Sole traders must register to pay self-employed National Insurance contributions with HM Revenue and Customs (HMRC). Sole traders pay Class 2 and Class 4 National Insurance contributions (NICs). This article gives you an overview of National Insurance for the self-employed and demonstrates how much National Insurance will be due by a sole trader for 2018/19.

What is National Insurance?

National Insurance is a system of contributions paid to qualify for certain benefits including the State Pension.

As a sole trader you will pay National Insurance if you’re:

  • 16 or over
  • self-employed and making a profit of £6,205 or more a year (for 2018/19).

You need a National Insurance number before you can start paying National Insurance contributions. Self-employed individuals are liable to class 2 and class 4 National Insurance.

 

Download: National Insurance calculator

Download the attachment below to calculate how much National Insurance will you'll pay for 2018/19 and 2017/18. 

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Self employed tax and National Insurance calculator.xlsx

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How and when will I pay National Insurance?

Both Class 2 and Class 4 National Insurance Contributions are calculated as part of the self-assessment process so will need to be paid by 31 January 2018 for 2016/17. Many self-employed individuals are under what is known as the payments on account regime.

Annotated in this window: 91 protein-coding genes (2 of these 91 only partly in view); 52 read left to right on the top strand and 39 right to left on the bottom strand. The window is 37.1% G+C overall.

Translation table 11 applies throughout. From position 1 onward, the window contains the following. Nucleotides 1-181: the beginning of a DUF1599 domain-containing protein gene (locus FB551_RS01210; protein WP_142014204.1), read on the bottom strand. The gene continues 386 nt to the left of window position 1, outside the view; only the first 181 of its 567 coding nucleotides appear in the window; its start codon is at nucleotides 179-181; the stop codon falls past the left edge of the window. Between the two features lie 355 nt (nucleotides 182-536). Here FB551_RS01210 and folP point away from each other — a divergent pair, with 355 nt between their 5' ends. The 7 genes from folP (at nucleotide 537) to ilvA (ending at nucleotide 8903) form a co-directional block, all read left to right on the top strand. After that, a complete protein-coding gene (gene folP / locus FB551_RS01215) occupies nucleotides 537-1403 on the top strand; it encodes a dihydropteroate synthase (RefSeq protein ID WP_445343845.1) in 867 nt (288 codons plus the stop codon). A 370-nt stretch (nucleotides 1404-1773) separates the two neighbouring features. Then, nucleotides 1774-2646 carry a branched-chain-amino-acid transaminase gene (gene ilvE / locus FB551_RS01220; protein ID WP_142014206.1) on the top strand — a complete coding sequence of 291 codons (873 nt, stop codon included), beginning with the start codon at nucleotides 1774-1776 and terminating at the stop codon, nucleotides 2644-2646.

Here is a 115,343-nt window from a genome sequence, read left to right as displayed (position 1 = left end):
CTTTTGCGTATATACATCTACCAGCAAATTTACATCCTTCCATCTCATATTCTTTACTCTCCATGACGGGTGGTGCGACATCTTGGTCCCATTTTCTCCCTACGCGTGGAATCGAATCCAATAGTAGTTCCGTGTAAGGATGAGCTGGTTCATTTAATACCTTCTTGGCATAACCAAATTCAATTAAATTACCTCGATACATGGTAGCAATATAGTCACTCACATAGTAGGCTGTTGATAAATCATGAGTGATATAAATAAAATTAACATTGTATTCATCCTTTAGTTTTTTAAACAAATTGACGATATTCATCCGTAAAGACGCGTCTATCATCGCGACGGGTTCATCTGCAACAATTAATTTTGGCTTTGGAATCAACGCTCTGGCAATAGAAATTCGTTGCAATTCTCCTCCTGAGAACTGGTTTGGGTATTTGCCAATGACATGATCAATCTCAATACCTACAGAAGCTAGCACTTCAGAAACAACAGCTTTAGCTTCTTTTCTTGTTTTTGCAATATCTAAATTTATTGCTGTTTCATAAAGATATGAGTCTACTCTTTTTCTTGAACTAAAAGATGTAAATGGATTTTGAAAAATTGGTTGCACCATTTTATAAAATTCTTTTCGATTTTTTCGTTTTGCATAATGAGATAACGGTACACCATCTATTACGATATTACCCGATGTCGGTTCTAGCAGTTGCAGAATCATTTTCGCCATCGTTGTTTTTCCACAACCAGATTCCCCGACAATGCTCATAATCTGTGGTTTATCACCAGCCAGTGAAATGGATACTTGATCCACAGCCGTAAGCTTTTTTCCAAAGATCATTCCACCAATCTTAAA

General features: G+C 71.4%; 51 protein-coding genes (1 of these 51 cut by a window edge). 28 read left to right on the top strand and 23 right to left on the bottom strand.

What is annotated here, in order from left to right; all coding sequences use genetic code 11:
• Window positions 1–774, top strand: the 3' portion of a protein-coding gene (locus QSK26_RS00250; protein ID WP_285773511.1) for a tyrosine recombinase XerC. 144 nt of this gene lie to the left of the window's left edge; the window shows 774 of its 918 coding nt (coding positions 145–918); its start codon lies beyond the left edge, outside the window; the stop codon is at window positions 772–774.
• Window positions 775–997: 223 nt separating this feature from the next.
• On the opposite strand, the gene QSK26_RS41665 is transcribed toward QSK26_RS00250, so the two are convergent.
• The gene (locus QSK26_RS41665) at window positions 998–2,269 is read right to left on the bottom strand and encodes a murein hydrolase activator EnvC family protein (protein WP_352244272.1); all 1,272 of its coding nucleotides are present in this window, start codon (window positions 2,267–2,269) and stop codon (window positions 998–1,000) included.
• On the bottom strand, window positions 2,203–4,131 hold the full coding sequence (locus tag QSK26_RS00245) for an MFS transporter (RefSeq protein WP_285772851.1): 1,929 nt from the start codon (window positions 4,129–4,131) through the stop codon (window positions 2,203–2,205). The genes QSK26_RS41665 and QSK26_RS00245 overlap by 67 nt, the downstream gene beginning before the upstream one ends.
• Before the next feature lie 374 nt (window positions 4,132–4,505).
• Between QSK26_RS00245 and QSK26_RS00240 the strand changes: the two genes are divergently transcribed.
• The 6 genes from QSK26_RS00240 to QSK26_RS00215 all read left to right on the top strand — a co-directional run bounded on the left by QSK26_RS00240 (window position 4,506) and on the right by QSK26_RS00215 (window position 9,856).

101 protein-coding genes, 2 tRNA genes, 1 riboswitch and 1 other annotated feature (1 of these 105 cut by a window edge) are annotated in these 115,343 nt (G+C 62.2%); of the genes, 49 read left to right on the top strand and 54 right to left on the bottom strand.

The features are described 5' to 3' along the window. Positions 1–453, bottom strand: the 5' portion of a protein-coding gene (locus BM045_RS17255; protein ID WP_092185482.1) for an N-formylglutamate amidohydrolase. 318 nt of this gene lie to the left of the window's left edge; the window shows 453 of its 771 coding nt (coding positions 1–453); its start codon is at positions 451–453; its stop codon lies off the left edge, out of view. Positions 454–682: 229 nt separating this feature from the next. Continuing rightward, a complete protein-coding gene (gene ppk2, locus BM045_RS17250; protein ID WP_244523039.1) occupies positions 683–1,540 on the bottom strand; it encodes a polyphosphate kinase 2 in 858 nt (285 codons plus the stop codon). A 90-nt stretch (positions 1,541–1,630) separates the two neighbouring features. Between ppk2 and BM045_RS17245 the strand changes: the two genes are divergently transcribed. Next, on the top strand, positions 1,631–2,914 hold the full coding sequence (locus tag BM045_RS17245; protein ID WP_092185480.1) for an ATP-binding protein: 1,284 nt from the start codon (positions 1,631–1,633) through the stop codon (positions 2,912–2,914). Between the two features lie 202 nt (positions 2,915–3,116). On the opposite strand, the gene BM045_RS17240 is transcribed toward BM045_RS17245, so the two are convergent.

This means they make two payments (estimates using last year’s tax bill) towards this year’s tax liability.

These payments on account will include Class 4 National Insurance but will not include Class 2. Class 2 will be paid all in one go when they pay their tax unless an individual agrees a voluntary spreading payment plan with HMRC directly. 

 

Should I consider paying voluntary contributions?

You may choose to make voluntary Class 3 National Insurance contributions if, for example, you have gaps in your National Insurance record. Voluntary contributions will give you credit for that payment period towards certain state entitlements such as a credit towards the new flat rate state pension.

The Class 3 contribution rates are a lot higher than Class 2 at £14.25 per week. 

If you want to review your national insurance credits to date, you can contact HM Revenue and Customs (HMRC). Note that from April 2016 the new flat rate pension applies.

It is important to be aware of the number of ‘credit years’ to be eligible for the full amount of state pension:

  • 30 years if you reach State Pension age on or after 6 April 2010 but before 6 April 2016, or
  • 35 years if you reach State Pension age on or after 6 April 2016.

Before making a decision on paying voluntary contributions we recommend you speak to an experienced professional for more advice.

You can check the details of your National Insurance record here

 

Next Steps

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